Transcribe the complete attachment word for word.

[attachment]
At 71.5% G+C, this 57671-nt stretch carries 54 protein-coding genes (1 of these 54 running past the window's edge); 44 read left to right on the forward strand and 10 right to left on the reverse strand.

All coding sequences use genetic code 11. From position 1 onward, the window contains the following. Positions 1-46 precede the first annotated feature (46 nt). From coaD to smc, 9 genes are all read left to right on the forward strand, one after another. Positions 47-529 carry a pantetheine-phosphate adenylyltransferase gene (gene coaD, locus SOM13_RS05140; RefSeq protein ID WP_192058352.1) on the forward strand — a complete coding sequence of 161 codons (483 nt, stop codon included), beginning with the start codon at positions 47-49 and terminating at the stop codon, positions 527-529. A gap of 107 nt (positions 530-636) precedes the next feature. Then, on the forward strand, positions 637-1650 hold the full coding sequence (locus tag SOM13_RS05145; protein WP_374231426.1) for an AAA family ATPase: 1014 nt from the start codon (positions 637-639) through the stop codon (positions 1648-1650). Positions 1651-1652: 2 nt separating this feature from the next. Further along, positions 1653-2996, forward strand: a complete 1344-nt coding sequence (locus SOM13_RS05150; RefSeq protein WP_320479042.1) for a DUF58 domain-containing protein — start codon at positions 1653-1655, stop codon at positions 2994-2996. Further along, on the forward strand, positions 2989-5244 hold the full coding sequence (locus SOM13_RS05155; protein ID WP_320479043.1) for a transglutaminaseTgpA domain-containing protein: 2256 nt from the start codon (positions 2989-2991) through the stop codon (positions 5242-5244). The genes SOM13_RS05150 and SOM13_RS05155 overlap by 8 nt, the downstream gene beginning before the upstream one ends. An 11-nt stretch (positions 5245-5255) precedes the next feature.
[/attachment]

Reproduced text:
At 71.5% G+C, this 57671-nt stretch carries 54 protein-coding genes (1 of these 54 running past the window's edge); 44 read left to right on the forward strand and 10 right to left on the reverse strand.

All coding sequences use genetic code 11. From position 1 onward, the window contains the following. Positions 1-46 precede the first annotated feature (46 nt). From coaD to smc, 9 genes are all read left to right on the forward strand, one after another. Positions 47-529 carry a pantetheine-phosphate adenylyltransferase gene (gene coaD, locus SOM13_RS05140; RefSeq protein ID WP_192058352.1) on the forward strand — a complete coding sequence of 161 codons (483 nt, stop codon included), beginning with the start codon at positions 47-49 and terminating at the stop codon, positions 527-529. A gap of 107 nt (positions 530-636) precedes the next feature. Then, on the forward strand, positions 637-1650 hold the full coding sequence (locus tag SOM13_RS05145; protein WP_374231426.1) for an AAA family ATPase: 1014 nt from the start codon (positions 637-639) through the stop codon (positions 1648-1650). Positions 1651-1652: 2 nt separating this feature from the next. Further along, positions 1653-2996, forward strand: a complete 1344-nt coding sequence (locus SOM13_RS05150; RefSeq protein WP_320479042.1) for a DUF58 domain-containing protein — start codon at positions 1653-1655, stop codon at positions 2994-2996. Further along, on the forward strand, positions 2989-5244 hold the full coding sequence (locus SOM13_RS05155; protein ID WP_320479043.1) for a transglutaminaseTgpA domain-containing protein: 2256 nt from the start codon (positions 2989-2991) through the stop codon (positions 5242-5244). The genes SOM13_RS05150 and SOM13_RS05155 overlap by 8 nt, the downstream gene beginning before the upstream one ends. An 11-nt stretch (positions 5245-5255) precedes the next feature.